Destroying the invisible “social fabric” of Mexico’s society
While suicide is one manifestation of the mental health danger generated by Mexico’s violence, other consequences remain less visible.
Experts from the World Bank warn that mental illness has not only significant impact on an individual level but also blocks the development of countries in Latin America. On a national level, absences from work related to mental illnesses such as depressions are significantly lowering overall productivity, the experts say.
In relation to violence and trauma, researchers warn that the impact is likely to run much deeper into the important social ties that hold Mexico’s society together.
“The social fabric is so destroyed that it cannot be healed in one generation or two,” says Elena Azaola from the Centre for Social Anthropology High Studies and Research in Mexico city about the mental health consequences of the soaring violence.
“No one pays attention to it. No one is aware of the aftermath, and no one can visualise its magnitude”, she adds.
Furthermore, many fear that violence reproduces itself in a vicious circle.
”In effect, violence generates violence. Many battering fathers were beaten children,” explains Juan Ramos de Fuente, Professor of Psychiatry, Faculty of Medicine at the National Autonomous University of Mexico. “It has also been scientifically documented that violence is imitated and infected. The frequent exposure to violent scenes in real or virtual life and the social resonance that it has are factors that predispose to violence.“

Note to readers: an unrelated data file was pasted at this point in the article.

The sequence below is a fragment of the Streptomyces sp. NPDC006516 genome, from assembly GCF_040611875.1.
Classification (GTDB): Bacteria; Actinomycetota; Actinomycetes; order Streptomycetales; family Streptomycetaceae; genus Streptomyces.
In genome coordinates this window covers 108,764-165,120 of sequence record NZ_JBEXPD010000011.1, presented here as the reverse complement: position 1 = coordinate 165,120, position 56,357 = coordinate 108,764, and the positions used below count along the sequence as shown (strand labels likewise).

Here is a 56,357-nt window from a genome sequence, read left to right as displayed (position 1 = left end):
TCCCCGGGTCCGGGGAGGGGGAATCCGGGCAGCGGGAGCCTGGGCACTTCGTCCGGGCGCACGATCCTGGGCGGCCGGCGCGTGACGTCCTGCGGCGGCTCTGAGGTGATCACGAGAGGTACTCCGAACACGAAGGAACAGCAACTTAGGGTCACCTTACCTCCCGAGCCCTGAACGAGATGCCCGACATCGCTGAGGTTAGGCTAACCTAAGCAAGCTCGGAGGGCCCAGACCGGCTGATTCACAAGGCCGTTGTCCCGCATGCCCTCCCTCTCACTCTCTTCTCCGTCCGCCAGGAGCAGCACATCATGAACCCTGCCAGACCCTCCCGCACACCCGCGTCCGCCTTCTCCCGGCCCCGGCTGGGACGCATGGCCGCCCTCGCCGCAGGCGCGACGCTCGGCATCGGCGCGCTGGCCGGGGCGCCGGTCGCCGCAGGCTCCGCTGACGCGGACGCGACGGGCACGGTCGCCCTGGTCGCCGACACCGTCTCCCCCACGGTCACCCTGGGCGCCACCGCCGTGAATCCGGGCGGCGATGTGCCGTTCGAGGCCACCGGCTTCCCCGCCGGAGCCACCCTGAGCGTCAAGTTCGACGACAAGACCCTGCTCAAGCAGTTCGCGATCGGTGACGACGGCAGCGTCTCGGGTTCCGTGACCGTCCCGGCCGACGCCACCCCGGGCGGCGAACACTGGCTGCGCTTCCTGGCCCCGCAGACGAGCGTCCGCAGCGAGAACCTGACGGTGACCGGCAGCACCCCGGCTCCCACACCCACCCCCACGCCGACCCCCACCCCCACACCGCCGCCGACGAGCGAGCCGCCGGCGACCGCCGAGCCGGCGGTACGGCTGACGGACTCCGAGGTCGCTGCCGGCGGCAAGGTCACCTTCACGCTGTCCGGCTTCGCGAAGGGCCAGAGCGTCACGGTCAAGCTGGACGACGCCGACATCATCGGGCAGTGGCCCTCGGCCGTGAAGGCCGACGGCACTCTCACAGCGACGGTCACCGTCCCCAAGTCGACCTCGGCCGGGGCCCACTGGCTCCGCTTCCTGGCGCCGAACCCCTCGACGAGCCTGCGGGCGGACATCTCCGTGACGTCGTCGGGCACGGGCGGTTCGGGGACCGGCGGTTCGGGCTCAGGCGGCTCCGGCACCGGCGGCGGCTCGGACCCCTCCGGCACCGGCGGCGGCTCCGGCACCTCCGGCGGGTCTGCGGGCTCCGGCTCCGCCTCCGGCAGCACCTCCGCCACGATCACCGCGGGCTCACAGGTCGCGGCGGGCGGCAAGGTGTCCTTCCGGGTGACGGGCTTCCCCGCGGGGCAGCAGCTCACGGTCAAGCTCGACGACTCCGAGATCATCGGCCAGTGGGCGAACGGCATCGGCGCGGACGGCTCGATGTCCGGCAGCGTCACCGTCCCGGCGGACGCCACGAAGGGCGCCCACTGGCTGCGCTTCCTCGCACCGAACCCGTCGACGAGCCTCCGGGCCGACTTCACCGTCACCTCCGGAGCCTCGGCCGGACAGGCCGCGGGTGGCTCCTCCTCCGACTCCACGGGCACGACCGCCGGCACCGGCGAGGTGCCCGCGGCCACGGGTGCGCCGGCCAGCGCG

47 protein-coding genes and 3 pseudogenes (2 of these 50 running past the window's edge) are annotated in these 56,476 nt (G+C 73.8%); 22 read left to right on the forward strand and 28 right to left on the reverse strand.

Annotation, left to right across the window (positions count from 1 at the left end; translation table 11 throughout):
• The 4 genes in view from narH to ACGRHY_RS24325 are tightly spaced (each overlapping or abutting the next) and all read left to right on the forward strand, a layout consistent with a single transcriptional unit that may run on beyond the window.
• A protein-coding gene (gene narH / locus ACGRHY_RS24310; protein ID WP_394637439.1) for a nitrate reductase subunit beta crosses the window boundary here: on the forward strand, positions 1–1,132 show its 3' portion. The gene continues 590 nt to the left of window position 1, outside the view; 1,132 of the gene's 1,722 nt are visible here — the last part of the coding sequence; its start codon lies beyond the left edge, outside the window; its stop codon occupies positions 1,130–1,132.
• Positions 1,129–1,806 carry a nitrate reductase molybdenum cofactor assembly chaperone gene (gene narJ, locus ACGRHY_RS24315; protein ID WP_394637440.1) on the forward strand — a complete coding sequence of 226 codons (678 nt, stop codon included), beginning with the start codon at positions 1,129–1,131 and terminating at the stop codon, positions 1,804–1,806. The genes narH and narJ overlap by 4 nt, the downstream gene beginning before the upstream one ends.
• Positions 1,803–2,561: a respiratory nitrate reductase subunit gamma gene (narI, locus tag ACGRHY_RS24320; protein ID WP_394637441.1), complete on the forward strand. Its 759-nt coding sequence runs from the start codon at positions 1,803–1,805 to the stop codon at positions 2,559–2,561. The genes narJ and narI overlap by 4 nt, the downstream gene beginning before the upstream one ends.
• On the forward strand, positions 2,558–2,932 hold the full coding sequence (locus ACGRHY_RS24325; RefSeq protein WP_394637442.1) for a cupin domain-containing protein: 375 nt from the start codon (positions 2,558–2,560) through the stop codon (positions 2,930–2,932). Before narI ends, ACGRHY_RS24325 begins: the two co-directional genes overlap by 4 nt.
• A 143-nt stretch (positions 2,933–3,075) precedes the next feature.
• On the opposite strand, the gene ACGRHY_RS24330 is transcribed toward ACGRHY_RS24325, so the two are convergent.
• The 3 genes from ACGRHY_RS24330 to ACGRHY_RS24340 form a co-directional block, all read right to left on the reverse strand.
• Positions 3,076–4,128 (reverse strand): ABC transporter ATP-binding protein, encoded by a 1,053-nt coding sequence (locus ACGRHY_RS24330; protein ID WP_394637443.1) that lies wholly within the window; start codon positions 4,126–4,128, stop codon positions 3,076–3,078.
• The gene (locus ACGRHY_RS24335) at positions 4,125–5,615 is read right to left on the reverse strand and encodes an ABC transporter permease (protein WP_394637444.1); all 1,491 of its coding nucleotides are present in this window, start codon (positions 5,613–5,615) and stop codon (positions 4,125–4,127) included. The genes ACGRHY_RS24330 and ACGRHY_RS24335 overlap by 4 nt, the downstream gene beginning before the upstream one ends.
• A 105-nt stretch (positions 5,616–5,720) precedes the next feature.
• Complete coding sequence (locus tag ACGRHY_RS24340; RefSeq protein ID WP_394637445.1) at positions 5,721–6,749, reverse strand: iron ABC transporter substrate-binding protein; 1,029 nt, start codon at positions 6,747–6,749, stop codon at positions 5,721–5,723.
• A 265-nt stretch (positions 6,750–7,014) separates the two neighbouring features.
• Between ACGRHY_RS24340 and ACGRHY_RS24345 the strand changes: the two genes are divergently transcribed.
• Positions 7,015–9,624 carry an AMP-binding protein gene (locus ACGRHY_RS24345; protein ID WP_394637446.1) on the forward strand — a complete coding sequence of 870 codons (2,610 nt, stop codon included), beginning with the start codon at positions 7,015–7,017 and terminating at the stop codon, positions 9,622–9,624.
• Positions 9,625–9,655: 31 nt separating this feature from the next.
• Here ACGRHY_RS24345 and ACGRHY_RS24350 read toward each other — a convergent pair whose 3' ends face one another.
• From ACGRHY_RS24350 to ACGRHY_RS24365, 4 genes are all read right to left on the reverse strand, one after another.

NGOs struggle to fill the void in public support
Few initiatives offer psychological support for victims of violence. Many of the most affected conflict areas have insufficient access to basic public health care, let alone trained psychologists or mental health workers. Many communities suffer from being remote, others from deteriorating security that renders the work of medical staff difficult to impossible.
Local and international NGOs are struggling to fill in the gaps in public service. “We only visit each community once a month because of the volatile context. Individual consultations can’t belong,” says Laura Moreno from Doctors without Borders (MSF). The NGO has been running more than 1,200 consultations in 2017 for victims of violence in the state of Guerrera, providing primary health care, mental health care and psychosocial activities.
“People in Guerrero are tough, but if the fear and violence persist, the fabric of society could be torn apart”, she echoes a common fear.
Despite this warning, public spending on mental illness is deemed insufficient to cover basic needs all over Latin America. In Mexico, only 2,2% of public health budgets are earmarked for mental health. Furthermore, mental health has long been recognized as one of the main unresolved issues within Mexico’s government’s health policy agenda, and no reforms are in sight.
On December 1st, all eyes in Mexico will turn to President-elect Andrés Manuel López Obrador taking office. Turning into reality election promises to curb violence is likely to be the acid test of the newly elected Mexican government. However, Mexico needs to address not only the salient issue of insecurity rippling through the country but also a crisis less visible: The psychological trauma and torn social fabric that years of extreme violence are creating.